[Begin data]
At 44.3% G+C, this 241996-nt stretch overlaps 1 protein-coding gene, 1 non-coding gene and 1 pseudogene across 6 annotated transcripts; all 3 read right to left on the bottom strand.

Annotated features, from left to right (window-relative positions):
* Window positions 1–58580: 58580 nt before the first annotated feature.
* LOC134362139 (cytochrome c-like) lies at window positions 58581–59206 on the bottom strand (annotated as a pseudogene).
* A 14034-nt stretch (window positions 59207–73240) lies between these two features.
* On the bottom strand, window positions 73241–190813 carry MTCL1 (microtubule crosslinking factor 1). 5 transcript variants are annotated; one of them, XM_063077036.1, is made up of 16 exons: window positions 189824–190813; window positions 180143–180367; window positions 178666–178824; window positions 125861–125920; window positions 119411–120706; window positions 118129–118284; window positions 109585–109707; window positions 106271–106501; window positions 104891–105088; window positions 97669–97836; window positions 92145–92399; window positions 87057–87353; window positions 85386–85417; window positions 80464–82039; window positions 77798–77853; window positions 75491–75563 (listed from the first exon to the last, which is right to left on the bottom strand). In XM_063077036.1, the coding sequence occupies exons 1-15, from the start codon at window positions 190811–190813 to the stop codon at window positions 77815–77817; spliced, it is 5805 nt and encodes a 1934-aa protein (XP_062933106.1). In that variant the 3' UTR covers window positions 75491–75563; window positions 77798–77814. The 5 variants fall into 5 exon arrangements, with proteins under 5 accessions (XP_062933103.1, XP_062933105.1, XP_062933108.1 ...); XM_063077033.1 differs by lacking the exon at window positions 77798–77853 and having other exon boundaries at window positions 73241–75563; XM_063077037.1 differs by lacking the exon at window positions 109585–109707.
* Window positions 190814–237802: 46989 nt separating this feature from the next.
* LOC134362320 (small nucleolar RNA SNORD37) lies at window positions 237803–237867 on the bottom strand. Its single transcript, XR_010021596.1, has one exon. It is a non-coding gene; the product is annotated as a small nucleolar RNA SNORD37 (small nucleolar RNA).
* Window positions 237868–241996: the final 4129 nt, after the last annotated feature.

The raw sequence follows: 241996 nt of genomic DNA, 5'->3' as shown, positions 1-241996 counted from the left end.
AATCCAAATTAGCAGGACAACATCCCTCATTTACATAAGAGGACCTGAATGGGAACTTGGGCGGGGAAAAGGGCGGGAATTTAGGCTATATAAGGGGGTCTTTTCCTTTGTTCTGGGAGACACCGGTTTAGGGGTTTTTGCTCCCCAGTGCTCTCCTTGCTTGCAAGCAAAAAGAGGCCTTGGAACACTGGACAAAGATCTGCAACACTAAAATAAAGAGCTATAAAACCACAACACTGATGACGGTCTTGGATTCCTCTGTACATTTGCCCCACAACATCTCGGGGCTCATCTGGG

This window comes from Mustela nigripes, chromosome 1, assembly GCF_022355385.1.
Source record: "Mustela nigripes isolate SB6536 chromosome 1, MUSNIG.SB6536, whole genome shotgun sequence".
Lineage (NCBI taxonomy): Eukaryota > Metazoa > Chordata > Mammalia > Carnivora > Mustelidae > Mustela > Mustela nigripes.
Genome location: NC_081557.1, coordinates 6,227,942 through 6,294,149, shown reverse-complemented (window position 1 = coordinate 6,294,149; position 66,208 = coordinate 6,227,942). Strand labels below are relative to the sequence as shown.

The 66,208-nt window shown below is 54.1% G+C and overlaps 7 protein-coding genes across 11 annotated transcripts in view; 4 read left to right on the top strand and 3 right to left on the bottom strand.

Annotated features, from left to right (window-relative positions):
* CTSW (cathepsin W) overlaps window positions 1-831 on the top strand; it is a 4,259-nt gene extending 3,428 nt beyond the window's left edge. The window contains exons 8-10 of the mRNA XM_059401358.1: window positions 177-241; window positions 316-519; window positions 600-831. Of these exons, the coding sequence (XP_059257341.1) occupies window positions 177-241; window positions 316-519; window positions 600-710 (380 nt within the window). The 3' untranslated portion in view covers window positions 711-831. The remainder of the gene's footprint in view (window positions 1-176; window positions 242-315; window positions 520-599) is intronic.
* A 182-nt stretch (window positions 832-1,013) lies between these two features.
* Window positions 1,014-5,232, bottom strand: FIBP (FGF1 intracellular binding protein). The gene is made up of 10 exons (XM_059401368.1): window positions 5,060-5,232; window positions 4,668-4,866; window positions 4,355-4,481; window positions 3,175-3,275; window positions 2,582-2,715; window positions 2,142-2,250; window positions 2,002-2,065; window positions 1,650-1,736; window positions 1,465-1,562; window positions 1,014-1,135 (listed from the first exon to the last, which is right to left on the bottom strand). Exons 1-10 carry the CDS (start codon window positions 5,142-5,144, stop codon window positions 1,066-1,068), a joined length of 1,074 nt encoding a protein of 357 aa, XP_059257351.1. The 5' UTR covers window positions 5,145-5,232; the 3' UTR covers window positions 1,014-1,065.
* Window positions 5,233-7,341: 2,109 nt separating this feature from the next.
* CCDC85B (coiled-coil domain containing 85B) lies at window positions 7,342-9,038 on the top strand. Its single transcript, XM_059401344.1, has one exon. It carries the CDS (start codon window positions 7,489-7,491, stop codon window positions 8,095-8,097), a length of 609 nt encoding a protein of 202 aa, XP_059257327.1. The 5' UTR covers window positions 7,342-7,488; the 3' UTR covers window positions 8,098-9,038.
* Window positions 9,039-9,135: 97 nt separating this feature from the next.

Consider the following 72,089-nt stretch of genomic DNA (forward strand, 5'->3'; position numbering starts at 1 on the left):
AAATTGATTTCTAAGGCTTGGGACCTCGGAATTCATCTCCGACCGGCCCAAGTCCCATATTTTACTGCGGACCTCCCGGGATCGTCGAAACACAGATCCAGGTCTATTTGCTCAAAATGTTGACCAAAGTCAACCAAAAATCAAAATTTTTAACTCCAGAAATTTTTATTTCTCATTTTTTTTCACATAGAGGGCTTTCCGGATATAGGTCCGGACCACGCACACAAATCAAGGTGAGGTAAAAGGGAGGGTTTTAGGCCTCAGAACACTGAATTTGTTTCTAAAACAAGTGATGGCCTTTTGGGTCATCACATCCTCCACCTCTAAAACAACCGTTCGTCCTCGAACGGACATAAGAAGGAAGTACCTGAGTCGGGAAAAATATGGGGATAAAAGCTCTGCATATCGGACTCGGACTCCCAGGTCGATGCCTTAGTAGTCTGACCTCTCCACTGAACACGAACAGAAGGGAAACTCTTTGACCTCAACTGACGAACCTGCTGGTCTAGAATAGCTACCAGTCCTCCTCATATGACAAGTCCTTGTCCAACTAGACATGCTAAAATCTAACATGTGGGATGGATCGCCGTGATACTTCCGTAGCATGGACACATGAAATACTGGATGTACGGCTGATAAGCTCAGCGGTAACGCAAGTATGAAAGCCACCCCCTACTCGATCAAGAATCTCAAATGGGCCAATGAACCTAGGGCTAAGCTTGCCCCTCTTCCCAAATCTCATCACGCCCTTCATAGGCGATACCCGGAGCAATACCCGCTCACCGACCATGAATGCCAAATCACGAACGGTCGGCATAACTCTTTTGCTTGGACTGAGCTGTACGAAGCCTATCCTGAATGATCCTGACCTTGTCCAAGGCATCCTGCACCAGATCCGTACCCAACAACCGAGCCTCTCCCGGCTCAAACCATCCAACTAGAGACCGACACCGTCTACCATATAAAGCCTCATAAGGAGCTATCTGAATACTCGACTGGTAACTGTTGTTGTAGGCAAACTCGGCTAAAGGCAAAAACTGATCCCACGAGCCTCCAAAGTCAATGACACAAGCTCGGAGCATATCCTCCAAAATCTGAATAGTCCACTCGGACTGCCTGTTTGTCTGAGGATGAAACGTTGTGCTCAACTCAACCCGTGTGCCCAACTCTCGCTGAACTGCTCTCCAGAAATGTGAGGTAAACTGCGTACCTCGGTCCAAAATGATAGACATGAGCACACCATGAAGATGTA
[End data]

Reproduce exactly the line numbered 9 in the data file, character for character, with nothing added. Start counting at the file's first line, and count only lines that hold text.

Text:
* Window positions 237868–241996: the final 4129 nt, after the last annotated feature.